It is not unusual to hear the phrase “we would rather open a welcoming door than build a fence” when it comes to conversations around the security of church buildings and property. However, there are such instances when that is not possible and the difficult decision that faced the Parish of St. Thomas, Chilliwack was one of those times.
Without delving too deeply into the history, the central Fraser Valley has been experiencing a growing homeless and transient population ever since late 2009 and early 2010 when members of those populations were moved to primarily, Chilliwack and Abbotsford to “clean up” the streets of Vancouver in anticipation of the crowds arriving for the 2010 Olympics. Both these communities have downtown cores where compassionate service agencies are located and in the case of St. Thomas’ the 147-year-old Parish of the Diocese of New Westminster that population is a significant component of their neighbourood. Over the past decade; drug use, disrespect and threatening behaviour, the building of fires, violence, disruptive disturbances at all hours and vandalism practiced by people congregating on the grounds of St. Thomas’ created a crisis in the neighbourhood. Although the church is in an urban area it is also in a residential area and the homes are located within yards of the church property.
After years of trying to bring different groups together (including the parish) and reach out to those who gather on the parish property, asking them to respect the need for peace and quiet and the sanctity of the parish grounds, representatives of the neighbourhood were stressed to the breaking point. The solution that they came up with was to install decorative but effective fencing around the parish buildings. For the parish this was not something they wanted to do. It was contrary to their missional instincts and would also severely tax the budget of the small parish. By the summer of 2020, something had to be done and the parish with the modest financial assistance of a neighbourhood group fenced the area surrounding the parish offices and rental revenue space at a cost of approximately $9,000.
In the fall of 2020, the parish approached Diocesan Council with a request for a capital grant of $15,000 to help underwrite the $20,000 estimated cost of the fencing. Many Council members were skeptical and offered suggestions for alternative solutions and the Motion as an email poll did not pass. The Reverend Allen Doerksen, Vicar of St. Thomas’ and Vicar of nearby St. Matthew’s, Abbotsford had long held out against the idea of fencing the property but he and the majority of parish membership had come to the sad conclusion that there was no other alternative and they needed the financial help to complete the project. He again approached the leadership of the diocese and was invited to attend the January 20, 2021 Diocesan Council meeting and speak to the Capital Grant request.
The last Council meeting prior was October 28, 2020, and quite a lot had happened since then. One of those was the January 11 arrival of the Reverend John Stephens as Co-adjutor Bishop-elect on staff at the Synod Office. Then Bishop-elect (now Bishop as of January 23) Stephens was also in attendance via Zoom at Diocesan Council and led the Opening Worship. Although it was not known for sure at the time, this could very well have been Archbishop Skelton’s final Diocesan Council meeting as she retires on February 28, 2021 (as of this writing there has not yet been another Council meeting scheduled). The agenda was full and the Chilliwack Fencing grant was the first item of new business.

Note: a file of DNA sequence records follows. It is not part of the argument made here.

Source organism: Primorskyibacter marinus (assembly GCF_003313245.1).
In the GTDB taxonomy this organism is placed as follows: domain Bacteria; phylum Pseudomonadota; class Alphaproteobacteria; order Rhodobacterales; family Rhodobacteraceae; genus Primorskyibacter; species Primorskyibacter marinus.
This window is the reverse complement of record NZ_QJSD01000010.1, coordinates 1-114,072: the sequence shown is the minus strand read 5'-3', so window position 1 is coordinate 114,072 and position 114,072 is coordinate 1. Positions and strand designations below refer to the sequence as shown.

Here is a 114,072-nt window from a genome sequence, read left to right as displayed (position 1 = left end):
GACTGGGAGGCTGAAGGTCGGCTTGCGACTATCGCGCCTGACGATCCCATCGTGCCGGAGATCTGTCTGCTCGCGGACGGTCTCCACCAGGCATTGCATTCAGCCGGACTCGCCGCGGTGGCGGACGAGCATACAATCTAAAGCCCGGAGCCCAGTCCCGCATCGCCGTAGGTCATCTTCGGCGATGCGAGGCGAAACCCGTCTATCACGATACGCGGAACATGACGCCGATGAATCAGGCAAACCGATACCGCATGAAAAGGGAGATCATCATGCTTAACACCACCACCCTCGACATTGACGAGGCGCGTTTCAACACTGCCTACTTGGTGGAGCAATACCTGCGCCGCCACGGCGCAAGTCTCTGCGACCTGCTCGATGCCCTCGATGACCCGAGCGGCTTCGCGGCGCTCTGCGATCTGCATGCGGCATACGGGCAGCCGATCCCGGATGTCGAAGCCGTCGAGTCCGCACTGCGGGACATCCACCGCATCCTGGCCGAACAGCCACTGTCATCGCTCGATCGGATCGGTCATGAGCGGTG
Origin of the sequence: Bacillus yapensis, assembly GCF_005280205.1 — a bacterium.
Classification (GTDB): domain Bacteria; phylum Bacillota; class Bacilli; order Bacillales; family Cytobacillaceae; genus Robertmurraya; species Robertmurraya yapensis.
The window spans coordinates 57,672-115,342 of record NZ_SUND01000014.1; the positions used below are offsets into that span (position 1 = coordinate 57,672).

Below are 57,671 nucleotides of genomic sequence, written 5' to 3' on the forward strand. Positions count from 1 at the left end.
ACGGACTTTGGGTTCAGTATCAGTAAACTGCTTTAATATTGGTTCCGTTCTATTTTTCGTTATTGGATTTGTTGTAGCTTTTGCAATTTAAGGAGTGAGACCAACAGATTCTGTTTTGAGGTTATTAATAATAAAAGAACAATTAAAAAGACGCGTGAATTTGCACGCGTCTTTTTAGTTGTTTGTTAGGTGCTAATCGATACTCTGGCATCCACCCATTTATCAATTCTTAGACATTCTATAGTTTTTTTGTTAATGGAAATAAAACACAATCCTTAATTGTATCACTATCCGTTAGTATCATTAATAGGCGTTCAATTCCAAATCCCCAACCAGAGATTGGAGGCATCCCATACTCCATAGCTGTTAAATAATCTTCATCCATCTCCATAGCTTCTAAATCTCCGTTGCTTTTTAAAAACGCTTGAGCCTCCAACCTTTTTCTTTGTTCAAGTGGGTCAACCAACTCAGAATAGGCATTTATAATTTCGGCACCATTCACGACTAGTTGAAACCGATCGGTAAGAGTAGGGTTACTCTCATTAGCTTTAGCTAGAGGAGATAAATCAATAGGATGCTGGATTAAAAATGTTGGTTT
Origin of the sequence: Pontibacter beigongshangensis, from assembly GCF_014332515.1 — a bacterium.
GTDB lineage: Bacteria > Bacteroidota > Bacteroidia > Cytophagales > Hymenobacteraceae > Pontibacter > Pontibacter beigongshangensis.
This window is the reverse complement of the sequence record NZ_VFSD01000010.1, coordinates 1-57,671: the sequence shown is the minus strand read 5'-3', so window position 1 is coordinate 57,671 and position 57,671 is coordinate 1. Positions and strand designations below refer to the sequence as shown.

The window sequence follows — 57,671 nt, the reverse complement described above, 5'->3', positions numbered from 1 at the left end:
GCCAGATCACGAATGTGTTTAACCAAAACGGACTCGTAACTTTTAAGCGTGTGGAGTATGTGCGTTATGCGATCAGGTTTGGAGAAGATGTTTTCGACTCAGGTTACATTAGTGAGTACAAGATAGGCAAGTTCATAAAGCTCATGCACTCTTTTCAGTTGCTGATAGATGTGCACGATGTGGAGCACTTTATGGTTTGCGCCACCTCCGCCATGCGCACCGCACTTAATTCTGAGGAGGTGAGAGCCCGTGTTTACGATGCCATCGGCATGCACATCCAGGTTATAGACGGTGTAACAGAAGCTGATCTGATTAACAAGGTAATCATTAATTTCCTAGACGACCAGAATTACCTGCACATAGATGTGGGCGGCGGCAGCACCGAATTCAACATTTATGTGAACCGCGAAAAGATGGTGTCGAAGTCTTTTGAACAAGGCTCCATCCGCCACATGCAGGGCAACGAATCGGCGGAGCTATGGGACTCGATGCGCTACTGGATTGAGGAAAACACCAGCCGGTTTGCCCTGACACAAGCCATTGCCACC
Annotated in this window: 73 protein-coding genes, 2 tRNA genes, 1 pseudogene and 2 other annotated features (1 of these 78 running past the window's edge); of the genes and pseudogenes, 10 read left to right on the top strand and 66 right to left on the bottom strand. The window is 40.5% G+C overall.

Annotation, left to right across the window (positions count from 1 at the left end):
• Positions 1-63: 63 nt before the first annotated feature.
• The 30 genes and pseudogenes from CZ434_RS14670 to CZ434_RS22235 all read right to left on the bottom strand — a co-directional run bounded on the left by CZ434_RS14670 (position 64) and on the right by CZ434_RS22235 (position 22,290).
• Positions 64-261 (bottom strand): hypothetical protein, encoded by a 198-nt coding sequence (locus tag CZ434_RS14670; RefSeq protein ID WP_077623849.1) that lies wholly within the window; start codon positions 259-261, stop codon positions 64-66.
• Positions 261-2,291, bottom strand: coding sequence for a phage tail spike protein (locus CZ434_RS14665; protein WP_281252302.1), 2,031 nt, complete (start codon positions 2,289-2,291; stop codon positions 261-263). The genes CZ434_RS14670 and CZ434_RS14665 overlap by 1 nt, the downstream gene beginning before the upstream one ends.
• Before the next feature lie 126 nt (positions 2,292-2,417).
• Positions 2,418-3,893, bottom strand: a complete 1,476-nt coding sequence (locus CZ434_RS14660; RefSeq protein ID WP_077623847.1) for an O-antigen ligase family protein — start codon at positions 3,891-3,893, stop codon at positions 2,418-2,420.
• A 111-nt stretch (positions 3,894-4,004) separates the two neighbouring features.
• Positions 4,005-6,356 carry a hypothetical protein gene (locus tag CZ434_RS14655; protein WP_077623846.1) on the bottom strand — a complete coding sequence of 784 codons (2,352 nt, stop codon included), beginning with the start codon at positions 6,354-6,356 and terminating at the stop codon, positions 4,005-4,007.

Rev. Doerksen spoke clearly and frankly about the need for this financial support. He stressed that everything had been done to avoid fencing the property and to live alongside all of the groups involved. Council members asked questions about the locations of services for the marginalized, transient population including safe injection sites which might mitigate the gathering on the St. Thomas green space for drug use. Rev. Doerksen replied that there are services in the area, however having multiple services in close proximity leads to a momentum in numbers. The people locating on St. Thomas property have been aggressive and disrespectful to those from the community. There is no problem with people hanging out in the yard during good weather but it is the aggressive behaviour and the drug use as well as the fire risk that poses significant threat. He added that there is currently community policing in place and the officers have been pleasant and respectful to those who gather on the space.
In closing, Rev. Doerksen again focused attention on the very real risk of fire and the potential conflagration that would destroy one of the diocese’s oldest wooden buildings.
Some members of Diocesan Council who had previously opposed the motion now spoke in favour of it and thanked Rev. Doerksen for his attendance at the meeting and his compelling presentation of the issue and the parish’s need for support.
The question was called and the Motion was Carried.
Archbishop Skelton said that she was very “glad we’d done this” and that inviting in the ordained leader of the parish to discuss the issue and dramatically illustrate the situation was of great benefit to Council and very much aided the making of the decision.
After the meeting Rev. Doerksen was kind enough to offer the following words:
"The St. Thomas Parish Council is very grateful to the Archbishop, the Treasurer and the members of Diocesan Council for working with the parish in such a generous way. The fencing allows the parish to concentrate its energies on growing the parish and ministering to the needs of the community instead of simply trying to manage an ongoing crisis."
For those readers who would like more detail, The PRÉCIS and MOTION are available for downloading below.